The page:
Ruta Al Mar Behind Schedule, Fitch Rates Concession’s Senior Secured Notes BBB-, Outlook Remains Negative
Fitch Ratings has affirmed the ‘BBB-‘ and ‘AA+(col)’ ratings of the UVR-denominated senior secured notes of P.A. Concesion Ruta al Mar for up to $522 billion COP, due in 2044. The Ratings Outlook remains negative.
The Negative Outlook continues to reflect the project’s increased exposure to volume risk. Traffic levels in 2019 have improved with respect to 2018 volumes but are still below Fitch’s base case (BC) expectations and closer to Fitch’s rating case (RC). This, and the now expected delay in the project’s full completion of approximately two years versus the original schedule, increase the project’s dependence on significant growth once the traffic benefits from existing works are mostly captured. Fitch has updated its BC and RC assumptions to assume later ramp-up period, which will culminate in 2024 and, from then on, kept its respective original traffic volumes. Macroeconomic assumptions were also updated.
Key Ratings Drivers
The ratings reflect the project’s acceptable mitigation of completion and ramp-up risks, the latter related to the expected increase in long distance and commercial traffic. They also reflect a satisfactory rate-setting mechanism that allows for toll rates to be adjusted annually by inflation rate. Fitch views the project’s debt structure as adequate despite some back-loading and a bullet-payment structure for one of the senior tranches. Fitch also views positively the presence of prepayment mechanisms in scenarios of traffic underperformance or outperformance, according to certain thresholds. The outperformance mechanism also prevents the concession from ending before the debt is repaid in full. Financial metrics for Fitch’s Rating Case show a minimum loan life coverage ratio (LLCR) at 1.4x (2021), and maximum leverage, measured as net debt to cash flow available for debt service (CFADS) at 10.2x (2022); which assume a three-year ramp-up period starting in 2021 when the majority of the toll tranches have been delivered and the road will begin its operation & maintenance phase.
Completion Risk: Midrange: “Reasonably Mitigated”
Construction works are being performed by Construcciones El Condor (A-[col]/Negative) under a fixed-price date-certain engineering, procurement and construction (EPC) contract. The works comprise the construction of short road stretches and minor bridges, and the improvement of existing roads. Fitch views the complexity of the construction works as low and without a critical path. According to the independent engineer, the EPC contractor has the experience and the ability to successfully develop the project. The budget is adequate and includes contingency levels that are in the middle range compared with similar projects. The sizes of the performance bond and the retention provision of 15.8% and 5.0% of the EPC contract price, respectively, are sufficient to cover cost overruns should the EPC contractor need to be replaced.
Volume Risk: Midrange, “Ramp-Up Risk Present”
Currently, the road is non-continuous and crosses several small cities with 65% of its traffic composed of light vehicles. It is mainly used for short and medium-distance trips. Upon completion, the traffic consultant, Steer Davies Gleave (SDG), expects long distance trips to increase substantially and a surge in heavy vehicle traffic. The project is expected to become the preferred option versus the two existing competing roads because of the time and cost savings.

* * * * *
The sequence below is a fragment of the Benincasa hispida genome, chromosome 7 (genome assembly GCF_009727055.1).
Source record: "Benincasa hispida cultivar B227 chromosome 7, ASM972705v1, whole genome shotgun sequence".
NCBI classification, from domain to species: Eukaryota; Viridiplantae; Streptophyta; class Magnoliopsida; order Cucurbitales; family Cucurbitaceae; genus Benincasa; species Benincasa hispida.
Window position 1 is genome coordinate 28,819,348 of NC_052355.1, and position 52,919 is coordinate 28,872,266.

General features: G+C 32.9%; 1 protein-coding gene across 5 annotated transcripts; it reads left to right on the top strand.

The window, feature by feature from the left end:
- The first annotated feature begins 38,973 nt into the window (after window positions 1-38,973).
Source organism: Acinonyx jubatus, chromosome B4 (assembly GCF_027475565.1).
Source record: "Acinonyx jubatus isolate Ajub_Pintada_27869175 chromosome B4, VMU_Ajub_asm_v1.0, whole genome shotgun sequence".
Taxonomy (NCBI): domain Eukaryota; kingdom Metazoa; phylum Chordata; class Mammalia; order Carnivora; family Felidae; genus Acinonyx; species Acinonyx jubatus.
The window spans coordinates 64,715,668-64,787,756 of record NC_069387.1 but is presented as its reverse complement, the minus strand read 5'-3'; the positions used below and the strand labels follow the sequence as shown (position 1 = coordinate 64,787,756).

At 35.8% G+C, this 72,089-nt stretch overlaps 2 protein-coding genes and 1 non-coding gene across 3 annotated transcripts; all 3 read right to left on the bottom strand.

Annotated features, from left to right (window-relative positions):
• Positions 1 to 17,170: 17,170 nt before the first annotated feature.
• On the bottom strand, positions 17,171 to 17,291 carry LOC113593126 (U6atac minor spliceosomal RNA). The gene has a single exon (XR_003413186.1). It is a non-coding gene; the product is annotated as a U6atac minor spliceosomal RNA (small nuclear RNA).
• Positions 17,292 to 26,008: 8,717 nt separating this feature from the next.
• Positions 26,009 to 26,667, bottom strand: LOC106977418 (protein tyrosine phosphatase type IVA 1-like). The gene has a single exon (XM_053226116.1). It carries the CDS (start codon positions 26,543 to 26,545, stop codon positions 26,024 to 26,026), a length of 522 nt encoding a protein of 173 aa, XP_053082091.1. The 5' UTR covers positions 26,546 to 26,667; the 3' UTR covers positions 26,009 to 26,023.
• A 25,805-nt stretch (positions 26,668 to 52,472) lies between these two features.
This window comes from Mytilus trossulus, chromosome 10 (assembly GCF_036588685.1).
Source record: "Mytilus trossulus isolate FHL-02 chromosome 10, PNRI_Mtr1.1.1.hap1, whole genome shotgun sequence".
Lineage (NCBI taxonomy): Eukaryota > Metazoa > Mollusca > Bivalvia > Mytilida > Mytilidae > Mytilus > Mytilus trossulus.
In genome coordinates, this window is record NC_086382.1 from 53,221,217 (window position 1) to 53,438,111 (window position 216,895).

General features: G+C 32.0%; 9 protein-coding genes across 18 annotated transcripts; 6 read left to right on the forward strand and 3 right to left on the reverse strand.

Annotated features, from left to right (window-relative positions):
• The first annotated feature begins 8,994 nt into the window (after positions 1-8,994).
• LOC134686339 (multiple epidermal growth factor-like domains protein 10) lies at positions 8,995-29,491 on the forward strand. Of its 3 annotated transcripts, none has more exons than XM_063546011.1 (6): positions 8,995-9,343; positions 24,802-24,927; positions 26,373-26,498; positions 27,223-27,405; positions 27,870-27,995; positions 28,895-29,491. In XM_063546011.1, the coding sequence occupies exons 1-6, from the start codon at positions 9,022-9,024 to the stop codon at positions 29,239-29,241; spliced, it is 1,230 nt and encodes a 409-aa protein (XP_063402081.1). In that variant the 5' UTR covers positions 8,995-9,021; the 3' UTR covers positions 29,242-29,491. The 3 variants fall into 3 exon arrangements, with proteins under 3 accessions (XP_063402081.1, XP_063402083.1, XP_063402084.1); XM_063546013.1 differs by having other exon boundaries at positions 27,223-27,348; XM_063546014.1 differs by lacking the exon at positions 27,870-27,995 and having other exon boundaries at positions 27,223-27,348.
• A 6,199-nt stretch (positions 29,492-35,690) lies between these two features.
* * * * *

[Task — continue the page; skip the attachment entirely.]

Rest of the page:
Price Risk: Midrange, Toll Tariffs Adjusted by Inflation
Tariffs are legally adjusted by inflation on an annual basis according to the concession agreement. Toll rates are moderate, and differential tariffs are being applied by the government to specific vehicle categories on some of the toll stations.
Infrastructure Development/Renewal: Midrange
The project depends on a moderately developed capital and maintenance plan funded from project cash flows only. The plan is to be implemented by the EPC contractor in the construction phase and by the concessionaire in the O&M phase. The independent engineer believes the concessionaire has the experience and the ability to successfully operate the project. The O&M plan, organizational structure and budget are reasonable and in line with similar projects in Colombia. The structure includes a dynamic six-month, forward-looking O&M reserve equal to the O&M costs projected to be incurred during the next six months and a dynamic major maintenance reserve account equivalent to the maximum six-month major maintenance payment amount scheduled for the next 60 months.
Debt Structure: Midrange, Adequate Debt Structure
All debt is senior pari passu and is denominated either in UVR or COP; all of the tranches are fully amortizing but one, which has a bullet payment structure. Interest payments for all tranches are indexed to inflation. The custom amortization profile is back-loaded with over 50% of repayments for all tranches concentrated on the last four years of their respective debt tenors. Structural features include a six-month principal and interest prefunded debt service reserve account, a lock-up test for dividends distribution, and mechanisms that are triggered in scenarios in which traffic performance is either significantly higher or lower than expected.
Fitch’s rating case minimum LLCR is 1.4x (in 2021), and the maximum net debt/CFADS is 10.2x (in 2022). These metrics assume a traffic recovery period once the construction work is over and the toll road operates normally.
Ruta al Mar is comparable with Mexico’s Red de Carreteras de Occidente (RCO; BBB/Stable). Although both projects have a similar mix of light and heavy vehicle traffic, RCO’s characterization as a road network makes it a more diversified and stronger asset characterized by lower volume risk. Both projects share price, infrastructure development and renewal and debt risk characteristics. The absence of completion risk coupled with stronger coverage metrics and lower leverage are supportive of RCO’s higher rating.
Developments That May, Individually or Collectively, Lead to Positive Rating Action: